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Virology. 2003 Nov 25;316(2):221-33.

Differential function and expression of the viral inhibitor of caspase 8-induced apoptosis (vICA) and the viral mitochondria-localized inhibitor of apoptosis (vMIA) cell death suppressors conserved in primate and rodent cytomegaloviruses.

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1
Department of Microbiology and Immunology, Stanford University School of Medicine, Stanford, CA 94305, USA.

Abstract

Human cytomegalovirus (CMV) genes UL36 and UL37 encode viral inhibitor of caspase-8-induced apoptosis (vICA) and viral mitochondria inhibitor of apoptosis (vMIA), respectively. Rhesus macaque CMV homologues, denoted Rh-vICA and Rh-vMIA, were identified and found to suppress apoptosis. One of these functions was conserved in MCMV, encoded by the M36 gene and denoted M-vICA. Conserved regions were compared to domains important to vICA- and vMIA-mediated cell death suppression. The conserved sequences of primate CMV vMIA homologues overlapped with the two known functional domains, providing further evidence supporting a crucial role of vMIA in cell death suppression. RNA blot analyses revealed that expression of murine and rhesus macaque CMV UL36 and UL37 homologues started early and continued through late times of infection. Murine CMV homologues were expressed with alpha (immediate early) kinetics, like human CMV UL36 and UL37, whereas rhesus macaque CMV homologues exhibited beta (delayed early) kinetics. Despite differences in organization and transcriptional regulation, this region appears to carry out a conserved role in cell death suppression. When viewed in light of sequence conservation, a functional vMIA homologue appears to be encoded by every primate CMV, whereas a functional vICA homologue appears to be encoded by all cytomegaloviruses for which sequence data are available.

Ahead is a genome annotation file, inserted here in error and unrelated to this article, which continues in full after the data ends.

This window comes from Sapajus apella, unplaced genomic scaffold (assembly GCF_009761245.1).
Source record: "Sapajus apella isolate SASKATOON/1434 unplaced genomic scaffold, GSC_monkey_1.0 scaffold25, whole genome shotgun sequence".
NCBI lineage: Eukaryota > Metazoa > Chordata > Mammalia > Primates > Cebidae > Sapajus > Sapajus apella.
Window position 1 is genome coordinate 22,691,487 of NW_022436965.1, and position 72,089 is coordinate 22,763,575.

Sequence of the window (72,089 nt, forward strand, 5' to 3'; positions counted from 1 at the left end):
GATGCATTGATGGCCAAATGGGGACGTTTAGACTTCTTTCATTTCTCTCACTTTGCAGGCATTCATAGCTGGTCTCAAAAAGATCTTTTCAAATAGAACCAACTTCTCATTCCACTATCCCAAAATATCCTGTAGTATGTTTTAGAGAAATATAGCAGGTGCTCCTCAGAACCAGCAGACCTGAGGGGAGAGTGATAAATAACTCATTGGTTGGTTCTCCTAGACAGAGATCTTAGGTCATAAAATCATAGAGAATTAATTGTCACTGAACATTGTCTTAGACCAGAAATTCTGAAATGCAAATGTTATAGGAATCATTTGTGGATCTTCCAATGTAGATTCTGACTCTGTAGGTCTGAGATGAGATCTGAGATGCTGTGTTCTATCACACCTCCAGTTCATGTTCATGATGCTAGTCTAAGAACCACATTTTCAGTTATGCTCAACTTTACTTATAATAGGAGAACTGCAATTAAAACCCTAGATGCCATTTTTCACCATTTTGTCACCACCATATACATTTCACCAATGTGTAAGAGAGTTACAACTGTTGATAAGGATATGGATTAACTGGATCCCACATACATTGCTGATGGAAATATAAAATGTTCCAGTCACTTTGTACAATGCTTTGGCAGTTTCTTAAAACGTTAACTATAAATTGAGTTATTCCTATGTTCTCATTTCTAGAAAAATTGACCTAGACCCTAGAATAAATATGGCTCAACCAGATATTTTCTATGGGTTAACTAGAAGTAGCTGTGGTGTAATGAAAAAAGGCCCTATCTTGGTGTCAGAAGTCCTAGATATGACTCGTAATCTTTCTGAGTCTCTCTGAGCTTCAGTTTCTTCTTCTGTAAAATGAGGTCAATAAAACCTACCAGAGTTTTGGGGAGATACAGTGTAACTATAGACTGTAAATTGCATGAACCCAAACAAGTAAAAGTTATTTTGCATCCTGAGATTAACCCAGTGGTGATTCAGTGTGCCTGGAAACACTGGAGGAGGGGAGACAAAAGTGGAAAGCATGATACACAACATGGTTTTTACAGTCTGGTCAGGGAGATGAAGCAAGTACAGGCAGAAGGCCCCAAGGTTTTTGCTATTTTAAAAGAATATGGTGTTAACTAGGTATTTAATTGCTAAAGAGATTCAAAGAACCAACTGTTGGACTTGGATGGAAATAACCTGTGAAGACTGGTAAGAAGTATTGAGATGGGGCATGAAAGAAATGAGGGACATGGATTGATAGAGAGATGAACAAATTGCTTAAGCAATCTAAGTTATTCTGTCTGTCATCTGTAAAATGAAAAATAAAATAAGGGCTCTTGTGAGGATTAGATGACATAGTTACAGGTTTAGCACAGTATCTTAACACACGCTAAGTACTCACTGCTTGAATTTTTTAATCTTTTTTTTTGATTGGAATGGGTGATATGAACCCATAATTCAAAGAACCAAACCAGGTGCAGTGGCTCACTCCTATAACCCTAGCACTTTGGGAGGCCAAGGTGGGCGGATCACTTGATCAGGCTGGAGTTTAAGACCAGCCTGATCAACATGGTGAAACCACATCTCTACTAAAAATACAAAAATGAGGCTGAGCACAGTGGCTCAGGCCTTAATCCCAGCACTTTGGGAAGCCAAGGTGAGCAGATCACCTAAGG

PMID:
14644605
[Indexed for MEDLINE]
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